Monumental operas deserve epochal stagings. And "Les Troyens" by Hector Berlioz is such a work. This grand opera, complete with ensembles and ballets, large choruses and orchestral set pieces, is given an appropriately grand treatment in this production by the renowned Catalan theater group "La Fura dels Baus" recorded at Valencia's Palau de les Arts. In this coproduction with St. Petersburg's Mariinski Theater and Warsaw's Wielki Theater, the Fura's director, Carlus Padrissa, has gathered around him his faithful collaborators Franc Aleu (video), Roland Olbeter (sets), Chu Uroz (costumes) and Peter van Praet (lighting) who crafted Valencia's sensational "Ring des Nibelungen" (also available on fidelio). "That this is such a feast for the eyes, a veritable orgy of optical opulence, is due to the sheer inexhaustible fantasy and creativeness of the Catalan artist group" (Das Opernglas).
In the first part of the work, Padrissa plays with the present-day meaning of "Trojans" as computer viruses: his Trojan horse carries within it the infection that will cause system failures and, ultimately, destruction. In the second part, Carthage is presented as the mysterious seat of a future civilization, where human life is heading towards self-destruction through environmental disasters. "Ancient myth meets Star Wars" (International Herald Tribune).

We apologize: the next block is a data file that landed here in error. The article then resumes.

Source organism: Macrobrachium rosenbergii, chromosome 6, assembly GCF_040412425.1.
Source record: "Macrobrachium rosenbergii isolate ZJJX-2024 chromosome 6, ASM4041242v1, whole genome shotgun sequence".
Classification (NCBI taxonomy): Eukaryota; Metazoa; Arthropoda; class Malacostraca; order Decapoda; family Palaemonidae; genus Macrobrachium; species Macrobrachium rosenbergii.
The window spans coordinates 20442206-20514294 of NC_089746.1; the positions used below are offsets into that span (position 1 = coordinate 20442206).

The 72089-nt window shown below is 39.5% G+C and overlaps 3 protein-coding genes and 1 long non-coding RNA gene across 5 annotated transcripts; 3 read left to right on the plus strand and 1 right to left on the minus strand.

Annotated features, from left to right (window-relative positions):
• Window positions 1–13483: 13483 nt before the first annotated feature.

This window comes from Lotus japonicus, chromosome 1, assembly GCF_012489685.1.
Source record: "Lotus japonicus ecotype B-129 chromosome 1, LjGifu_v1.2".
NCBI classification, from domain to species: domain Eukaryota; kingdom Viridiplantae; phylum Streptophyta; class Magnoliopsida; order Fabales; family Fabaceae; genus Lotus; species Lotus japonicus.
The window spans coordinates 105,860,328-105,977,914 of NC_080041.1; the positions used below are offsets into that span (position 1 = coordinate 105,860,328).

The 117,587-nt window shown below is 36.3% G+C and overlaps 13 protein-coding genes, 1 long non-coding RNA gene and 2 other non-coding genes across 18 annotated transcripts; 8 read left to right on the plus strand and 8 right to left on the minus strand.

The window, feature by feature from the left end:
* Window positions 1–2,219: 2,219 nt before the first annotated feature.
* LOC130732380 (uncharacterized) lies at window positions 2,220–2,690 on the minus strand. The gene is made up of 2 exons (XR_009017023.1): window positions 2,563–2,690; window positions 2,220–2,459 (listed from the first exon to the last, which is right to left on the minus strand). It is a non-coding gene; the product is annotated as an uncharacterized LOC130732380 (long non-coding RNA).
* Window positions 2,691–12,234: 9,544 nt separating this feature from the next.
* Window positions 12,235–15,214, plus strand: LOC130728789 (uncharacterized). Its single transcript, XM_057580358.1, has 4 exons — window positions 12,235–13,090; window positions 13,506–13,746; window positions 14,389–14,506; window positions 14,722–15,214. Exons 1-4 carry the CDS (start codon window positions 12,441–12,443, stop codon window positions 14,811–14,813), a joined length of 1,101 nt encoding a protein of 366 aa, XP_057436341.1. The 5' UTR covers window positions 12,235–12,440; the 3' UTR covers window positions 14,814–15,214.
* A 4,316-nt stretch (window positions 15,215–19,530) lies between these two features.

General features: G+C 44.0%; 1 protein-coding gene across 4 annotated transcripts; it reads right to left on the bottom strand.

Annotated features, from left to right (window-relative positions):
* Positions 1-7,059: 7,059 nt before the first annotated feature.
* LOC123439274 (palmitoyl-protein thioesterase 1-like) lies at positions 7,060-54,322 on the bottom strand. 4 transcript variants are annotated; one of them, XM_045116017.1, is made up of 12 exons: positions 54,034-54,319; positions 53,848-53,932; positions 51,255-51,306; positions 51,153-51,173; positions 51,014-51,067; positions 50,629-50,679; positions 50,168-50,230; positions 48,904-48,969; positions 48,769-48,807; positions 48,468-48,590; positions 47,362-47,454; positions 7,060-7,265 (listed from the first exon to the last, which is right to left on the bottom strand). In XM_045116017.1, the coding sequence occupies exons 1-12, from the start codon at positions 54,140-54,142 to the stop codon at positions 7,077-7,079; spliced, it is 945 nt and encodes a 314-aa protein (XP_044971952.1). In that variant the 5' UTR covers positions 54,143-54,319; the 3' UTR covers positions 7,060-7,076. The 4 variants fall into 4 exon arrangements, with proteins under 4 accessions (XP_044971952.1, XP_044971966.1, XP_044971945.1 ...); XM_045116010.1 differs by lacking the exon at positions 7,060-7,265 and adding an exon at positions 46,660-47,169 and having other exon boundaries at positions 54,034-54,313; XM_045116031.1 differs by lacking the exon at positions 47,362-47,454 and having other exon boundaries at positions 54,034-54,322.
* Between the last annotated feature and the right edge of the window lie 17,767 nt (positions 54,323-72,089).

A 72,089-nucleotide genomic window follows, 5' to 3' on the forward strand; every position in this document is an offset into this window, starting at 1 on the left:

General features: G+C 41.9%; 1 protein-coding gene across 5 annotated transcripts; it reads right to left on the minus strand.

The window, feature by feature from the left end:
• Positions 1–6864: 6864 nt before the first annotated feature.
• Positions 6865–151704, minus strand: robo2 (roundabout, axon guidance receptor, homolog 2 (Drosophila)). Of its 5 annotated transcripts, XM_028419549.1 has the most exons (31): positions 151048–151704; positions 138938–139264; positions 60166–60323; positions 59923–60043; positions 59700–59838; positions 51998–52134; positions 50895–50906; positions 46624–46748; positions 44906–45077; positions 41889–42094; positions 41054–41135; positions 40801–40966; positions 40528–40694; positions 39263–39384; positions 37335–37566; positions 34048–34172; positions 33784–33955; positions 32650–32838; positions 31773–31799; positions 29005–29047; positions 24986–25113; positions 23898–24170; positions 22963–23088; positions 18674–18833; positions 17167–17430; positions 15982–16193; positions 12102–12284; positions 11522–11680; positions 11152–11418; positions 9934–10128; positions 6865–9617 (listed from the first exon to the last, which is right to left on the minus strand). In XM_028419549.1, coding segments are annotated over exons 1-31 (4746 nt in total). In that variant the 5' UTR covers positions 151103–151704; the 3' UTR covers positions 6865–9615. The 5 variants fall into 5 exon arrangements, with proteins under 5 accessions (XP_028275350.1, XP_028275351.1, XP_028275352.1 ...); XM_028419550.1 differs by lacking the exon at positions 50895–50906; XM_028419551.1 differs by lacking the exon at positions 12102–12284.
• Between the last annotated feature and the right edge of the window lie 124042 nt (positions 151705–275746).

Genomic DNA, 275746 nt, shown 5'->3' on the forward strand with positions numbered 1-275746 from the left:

A great part of the production's success is due to conductor Valery Gergiev, who "leads a thoughtfully paced performance rich in detail and draws fine playing from the orchestra" (International Herald Tribune). The Orquestra de la Comunitat Valenciana itself underscores "what a high level of musical quality it has reached in its fifth season" (Frankfurter Allgemeine Zeitung). Among the large cast of excellent singers, the lead trio stands out: Daniela Barcellona as a "breathtaking Dido" (Das Opernglas) and "true prima donna" (Il Resto del Carlino), the effortlessly singing Lance Ryan as Aeneas, and Elisabete Matos, who paints an "intense, highly expressive" (Das Opernglas) portrait of Cassandra. This is a "worthy and compelling, glittering version" of a "sublime work" (International Herald Tribune).